Logic can be viewed as the intersection of philosophy and mathematics, dealing with the validity of inference and demonstration. Physics employs pure logic; medicine often has to rely on fuzzy logic. In comparing proofs in physics and in medicine the question is not "Is a particular theory true or false?" but rather "Is it truer or falser?" In this work the author tries to bring these sciences closer together to establish a firmer philosophical foundation for evaluating what we know and do in medicine today.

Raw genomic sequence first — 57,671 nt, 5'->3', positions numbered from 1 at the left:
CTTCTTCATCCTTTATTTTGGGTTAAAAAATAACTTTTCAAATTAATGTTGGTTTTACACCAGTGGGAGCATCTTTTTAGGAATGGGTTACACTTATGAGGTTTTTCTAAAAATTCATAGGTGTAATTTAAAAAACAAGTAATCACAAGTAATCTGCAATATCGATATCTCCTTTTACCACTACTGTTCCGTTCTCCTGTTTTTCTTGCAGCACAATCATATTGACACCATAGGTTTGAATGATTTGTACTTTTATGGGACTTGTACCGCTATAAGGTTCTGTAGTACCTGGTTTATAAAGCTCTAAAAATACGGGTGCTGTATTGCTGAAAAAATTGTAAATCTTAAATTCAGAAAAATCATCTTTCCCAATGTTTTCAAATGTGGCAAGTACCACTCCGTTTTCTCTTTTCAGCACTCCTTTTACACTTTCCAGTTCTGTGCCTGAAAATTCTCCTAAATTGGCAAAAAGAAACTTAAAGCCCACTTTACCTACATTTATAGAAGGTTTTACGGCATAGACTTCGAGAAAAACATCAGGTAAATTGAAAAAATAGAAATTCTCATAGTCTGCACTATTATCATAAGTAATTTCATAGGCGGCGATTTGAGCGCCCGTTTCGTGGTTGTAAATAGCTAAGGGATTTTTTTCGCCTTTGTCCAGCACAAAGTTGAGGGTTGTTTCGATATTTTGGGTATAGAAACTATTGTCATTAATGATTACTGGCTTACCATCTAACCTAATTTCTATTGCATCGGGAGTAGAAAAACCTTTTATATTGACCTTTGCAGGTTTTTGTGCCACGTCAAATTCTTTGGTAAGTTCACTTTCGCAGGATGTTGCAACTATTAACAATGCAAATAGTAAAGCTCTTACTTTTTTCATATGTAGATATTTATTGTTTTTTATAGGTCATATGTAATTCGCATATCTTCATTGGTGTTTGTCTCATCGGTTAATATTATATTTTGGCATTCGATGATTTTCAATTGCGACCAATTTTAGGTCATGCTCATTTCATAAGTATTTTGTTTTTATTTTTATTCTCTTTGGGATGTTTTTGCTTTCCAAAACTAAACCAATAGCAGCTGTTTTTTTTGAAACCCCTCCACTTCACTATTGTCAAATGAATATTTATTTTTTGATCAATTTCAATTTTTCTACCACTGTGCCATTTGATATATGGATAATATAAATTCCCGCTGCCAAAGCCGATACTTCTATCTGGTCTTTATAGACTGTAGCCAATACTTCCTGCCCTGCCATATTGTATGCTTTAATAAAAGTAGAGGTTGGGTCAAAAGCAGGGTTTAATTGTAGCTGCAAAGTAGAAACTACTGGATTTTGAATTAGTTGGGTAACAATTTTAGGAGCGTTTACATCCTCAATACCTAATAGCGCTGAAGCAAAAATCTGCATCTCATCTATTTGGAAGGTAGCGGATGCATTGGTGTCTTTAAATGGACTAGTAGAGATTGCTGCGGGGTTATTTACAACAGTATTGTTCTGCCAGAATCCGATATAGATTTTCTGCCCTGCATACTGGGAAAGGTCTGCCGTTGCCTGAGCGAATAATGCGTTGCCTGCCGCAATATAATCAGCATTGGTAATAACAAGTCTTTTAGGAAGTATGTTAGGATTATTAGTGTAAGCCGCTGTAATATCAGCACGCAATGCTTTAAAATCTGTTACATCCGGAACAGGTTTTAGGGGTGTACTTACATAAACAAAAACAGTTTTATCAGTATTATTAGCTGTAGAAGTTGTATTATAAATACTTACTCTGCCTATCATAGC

Murphy was professor of medicine and director of the division of medical genetics at The Johns Hopkins University School of Medicine when he first wrote a trilogy dealing with the scientific infrastructure of medicine, the first edition of this work1 with companion volumes on probability2 and statistics.3 As professor emeritus, he now presents this second edition on logic. Extensive